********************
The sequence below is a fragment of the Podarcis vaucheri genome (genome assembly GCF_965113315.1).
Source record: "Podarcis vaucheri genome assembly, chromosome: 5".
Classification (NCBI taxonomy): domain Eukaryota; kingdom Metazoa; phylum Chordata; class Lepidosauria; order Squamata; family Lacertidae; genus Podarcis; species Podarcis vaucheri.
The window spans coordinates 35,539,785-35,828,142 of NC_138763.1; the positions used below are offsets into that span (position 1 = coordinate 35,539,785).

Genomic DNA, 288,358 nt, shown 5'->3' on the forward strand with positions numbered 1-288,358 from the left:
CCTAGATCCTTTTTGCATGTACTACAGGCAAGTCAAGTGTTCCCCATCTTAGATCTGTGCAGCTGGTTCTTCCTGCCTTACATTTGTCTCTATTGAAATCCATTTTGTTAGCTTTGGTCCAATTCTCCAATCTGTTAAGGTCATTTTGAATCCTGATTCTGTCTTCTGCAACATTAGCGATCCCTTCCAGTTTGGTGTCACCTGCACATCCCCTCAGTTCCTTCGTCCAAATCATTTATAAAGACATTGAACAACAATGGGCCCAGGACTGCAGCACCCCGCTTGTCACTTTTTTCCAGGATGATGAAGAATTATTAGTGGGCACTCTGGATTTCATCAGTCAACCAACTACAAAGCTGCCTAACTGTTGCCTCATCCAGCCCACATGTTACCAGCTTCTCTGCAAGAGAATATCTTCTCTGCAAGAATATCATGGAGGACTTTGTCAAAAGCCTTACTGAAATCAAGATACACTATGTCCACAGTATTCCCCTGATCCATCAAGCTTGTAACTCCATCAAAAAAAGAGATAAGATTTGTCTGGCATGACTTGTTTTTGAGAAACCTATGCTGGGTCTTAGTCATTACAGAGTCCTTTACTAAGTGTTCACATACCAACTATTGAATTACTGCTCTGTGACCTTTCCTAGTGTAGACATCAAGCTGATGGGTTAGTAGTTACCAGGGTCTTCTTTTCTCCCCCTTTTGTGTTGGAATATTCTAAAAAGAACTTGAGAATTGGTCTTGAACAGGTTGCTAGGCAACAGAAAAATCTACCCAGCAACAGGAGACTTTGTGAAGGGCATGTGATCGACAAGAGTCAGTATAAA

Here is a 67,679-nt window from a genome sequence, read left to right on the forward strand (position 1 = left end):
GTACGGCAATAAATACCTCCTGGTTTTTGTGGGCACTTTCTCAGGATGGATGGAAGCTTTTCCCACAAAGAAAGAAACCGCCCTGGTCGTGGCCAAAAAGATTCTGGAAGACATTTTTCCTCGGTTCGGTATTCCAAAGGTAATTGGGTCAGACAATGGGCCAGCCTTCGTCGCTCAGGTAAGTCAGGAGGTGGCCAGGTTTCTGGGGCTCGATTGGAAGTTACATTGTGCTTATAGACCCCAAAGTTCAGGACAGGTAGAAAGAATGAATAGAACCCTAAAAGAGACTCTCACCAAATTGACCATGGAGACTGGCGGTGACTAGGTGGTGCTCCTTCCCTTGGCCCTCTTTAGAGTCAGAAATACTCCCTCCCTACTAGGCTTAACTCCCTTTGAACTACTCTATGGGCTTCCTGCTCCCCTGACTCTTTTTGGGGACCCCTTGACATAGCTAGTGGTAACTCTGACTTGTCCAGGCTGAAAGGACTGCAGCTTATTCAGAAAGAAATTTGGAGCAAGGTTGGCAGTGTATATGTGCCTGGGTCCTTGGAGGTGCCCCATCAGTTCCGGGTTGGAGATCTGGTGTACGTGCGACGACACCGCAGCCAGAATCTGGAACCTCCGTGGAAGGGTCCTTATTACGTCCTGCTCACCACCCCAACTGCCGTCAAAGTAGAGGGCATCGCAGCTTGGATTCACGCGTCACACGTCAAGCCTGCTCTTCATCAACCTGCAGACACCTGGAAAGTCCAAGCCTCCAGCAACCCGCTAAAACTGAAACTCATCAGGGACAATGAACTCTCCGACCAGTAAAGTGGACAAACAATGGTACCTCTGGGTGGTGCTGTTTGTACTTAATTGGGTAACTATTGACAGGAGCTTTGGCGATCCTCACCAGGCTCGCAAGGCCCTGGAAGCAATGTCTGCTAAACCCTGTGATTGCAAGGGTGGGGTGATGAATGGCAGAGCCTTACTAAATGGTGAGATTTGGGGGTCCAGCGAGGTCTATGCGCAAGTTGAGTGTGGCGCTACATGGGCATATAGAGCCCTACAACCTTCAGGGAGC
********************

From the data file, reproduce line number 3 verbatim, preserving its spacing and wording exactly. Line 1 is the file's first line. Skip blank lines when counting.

Classification (NCBI taxonomy): domain Eukaryota; kingdom Metazoa; phylum Chordata; class Lepidosauria; order Squamata; family Lacertidae; genus Podarcis; species Podarcis vaucheri.